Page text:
Jimmy came to Leeds from another city. He had friends in Leeds who he was staying with, he needed to get out of the other city for reasons he doesn’t go into. The friends he was staying with were drug users, like Jimmy was. It wasn’t long before the inevitable fall out over money and he found himself with nowhere to go in a city where he hardly knew anyone.
Jimmy moved into a lifestyle of sleeping rough and begging to support himself. His coping mechanism for this lifestyle was heroin and crack cocaine. He describes the drugs as the reason for the situation he was in but simultaneously as his saviour, the thing that made him forget how bad it all was. “The worse things got the more gear I did,” he told me.
Jimmy remembers quite clearly when he first met Leeds Simon on the Streets outreach workers. At the time he wondered, “why would they take the time out to bother with people like us.” I was interested in the phrase ‘people like us’ and asked Jimmy how he would have described himself at that time, he thought carefully for a while and replied, “I thought I was a useless, good for nothing, tapping toe rag!”
Much of our work focuses on the realisation that people cannot effect change in their lives when they have these kinds of self images. We work hard at trying to get alongside people, building a trusting relationship that can help to empower them to make positive changes. Jimmy remembers the soup run as a place where these relationships were on offer, “there was food and blankets but there were the people; nice easy going people who had time for you.”
With support from us and other agencies Jimmy finally got to grips with his drug use. He has not used illegal drugs for over four months. He is currently living in a hostel and is soon to move into his own flat. In September he will start a counselling course which is the first step toward his ambition of getting into some kind of support work. His ideal job would be working with drug users or people who are homeless. His driving force is to try and put something back and offer the kind of positive support that he was able to get when he needed it.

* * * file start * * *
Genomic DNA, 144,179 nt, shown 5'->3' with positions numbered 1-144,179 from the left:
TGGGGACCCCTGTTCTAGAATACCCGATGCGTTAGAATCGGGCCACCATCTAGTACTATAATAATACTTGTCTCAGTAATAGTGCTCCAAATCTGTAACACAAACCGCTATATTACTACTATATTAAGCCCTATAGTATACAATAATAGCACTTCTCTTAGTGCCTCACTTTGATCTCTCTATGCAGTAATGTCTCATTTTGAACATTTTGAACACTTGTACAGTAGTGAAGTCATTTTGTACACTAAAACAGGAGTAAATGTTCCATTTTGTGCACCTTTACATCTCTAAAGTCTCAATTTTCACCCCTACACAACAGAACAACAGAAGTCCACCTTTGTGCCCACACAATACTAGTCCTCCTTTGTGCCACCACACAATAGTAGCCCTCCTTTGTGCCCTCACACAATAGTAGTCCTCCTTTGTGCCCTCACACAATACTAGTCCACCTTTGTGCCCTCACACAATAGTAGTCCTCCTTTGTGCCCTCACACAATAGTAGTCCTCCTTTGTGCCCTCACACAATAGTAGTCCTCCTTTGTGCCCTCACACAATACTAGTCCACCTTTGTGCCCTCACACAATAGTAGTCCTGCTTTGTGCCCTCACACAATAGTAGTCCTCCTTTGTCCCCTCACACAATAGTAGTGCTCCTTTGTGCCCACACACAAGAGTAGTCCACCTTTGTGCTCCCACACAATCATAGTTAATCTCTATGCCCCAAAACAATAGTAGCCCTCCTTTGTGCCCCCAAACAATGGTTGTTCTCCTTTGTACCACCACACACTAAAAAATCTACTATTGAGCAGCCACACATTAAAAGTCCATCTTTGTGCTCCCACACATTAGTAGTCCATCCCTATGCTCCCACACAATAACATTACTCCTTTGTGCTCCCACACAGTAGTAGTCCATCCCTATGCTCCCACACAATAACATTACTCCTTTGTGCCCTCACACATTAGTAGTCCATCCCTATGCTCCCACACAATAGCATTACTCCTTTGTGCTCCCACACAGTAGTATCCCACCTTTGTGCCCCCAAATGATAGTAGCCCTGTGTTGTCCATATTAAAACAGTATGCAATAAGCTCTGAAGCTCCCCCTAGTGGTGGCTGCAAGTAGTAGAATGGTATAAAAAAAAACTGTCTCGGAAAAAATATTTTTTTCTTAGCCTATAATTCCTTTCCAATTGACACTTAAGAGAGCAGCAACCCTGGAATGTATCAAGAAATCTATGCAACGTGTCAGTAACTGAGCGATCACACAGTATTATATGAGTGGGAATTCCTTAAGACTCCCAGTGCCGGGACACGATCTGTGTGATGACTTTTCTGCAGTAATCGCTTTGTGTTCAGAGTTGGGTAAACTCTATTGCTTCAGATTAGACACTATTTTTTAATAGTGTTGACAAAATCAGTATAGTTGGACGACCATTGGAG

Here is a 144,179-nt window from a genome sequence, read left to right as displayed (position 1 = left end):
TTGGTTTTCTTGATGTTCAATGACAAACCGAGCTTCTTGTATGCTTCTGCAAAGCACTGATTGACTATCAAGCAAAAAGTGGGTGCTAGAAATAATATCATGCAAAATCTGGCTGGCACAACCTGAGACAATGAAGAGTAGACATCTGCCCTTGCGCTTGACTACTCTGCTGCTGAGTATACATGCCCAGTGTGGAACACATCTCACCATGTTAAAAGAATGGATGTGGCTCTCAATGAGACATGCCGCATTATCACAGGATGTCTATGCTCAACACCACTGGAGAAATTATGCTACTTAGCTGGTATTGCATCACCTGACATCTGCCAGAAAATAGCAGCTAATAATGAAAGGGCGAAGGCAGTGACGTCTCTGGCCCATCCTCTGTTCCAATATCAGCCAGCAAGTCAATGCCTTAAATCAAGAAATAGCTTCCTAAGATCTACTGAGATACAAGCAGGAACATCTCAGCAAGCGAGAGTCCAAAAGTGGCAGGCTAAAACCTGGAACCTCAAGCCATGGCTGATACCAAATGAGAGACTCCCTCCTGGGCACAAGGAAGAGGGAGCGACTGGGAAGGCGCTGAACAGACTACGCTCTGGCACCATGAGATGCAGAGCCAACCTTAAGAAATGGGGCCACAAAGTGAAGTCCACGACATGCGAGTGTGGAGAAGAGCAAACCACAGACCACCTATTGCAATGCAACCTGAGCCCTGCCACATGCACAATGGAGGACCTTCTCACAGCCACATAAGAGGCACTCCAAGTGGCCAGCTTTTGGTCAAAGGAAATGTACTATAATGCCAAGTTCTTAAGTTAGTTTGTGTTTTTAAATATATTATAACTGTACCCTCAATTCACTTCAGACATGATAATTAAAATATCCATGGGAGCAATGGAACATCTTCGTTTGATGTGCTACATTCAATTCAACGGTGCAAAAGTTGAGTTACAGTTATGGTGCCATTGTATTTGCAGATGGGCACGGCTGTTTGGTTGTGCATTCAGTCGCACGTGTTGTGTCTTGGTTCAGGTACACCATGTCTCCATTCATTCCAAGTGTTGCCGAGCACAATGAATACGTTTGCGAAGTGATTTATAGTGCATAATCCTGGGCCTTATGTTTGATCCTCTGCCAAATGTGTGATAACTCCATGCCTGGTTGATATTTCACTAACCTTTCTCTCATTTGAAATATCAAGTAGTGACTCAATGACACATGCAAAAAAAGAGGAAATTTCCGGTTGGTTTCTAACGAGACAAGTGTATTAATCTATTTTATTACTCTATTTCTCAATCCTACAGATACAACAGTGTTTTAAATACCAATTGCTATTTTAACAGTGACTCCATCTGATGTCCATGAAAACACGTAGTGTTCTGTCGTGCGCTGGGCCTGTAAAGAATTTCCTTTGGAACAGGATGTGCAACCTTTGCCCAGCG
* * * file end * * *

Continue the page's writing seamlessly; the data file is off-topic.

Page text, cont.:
Jimmy is already putting something back into the Community, once a fortnight he makes the soup for the soup run. Remembering the days when he used the soup run Jimmy said, “I can’t believe I used to go for days without eating anything.” I’m not sure that the soup Jimmy makes tastes any better than any other we serve at the soup run but I’m sure it has the extra ingredient of the passion of someone with first hand knowledge of what a good job it does!
So how does Jimmy feel about himself now? “I’m a positive, happy go lucky, healthy, stable, average Joe. And that’s how I’ve wanted to feel for a long time!” So there has been a remarkable change in Jimmy, and he’s worked incredibly hard to make it happen. It would be easy to say Jimmy is now a different person, because that’s how it seems. But if you knew him back then, in the not so good days and you were prepared to look hard enough and be patient you could see happy go lucky Jimmy busting to get out!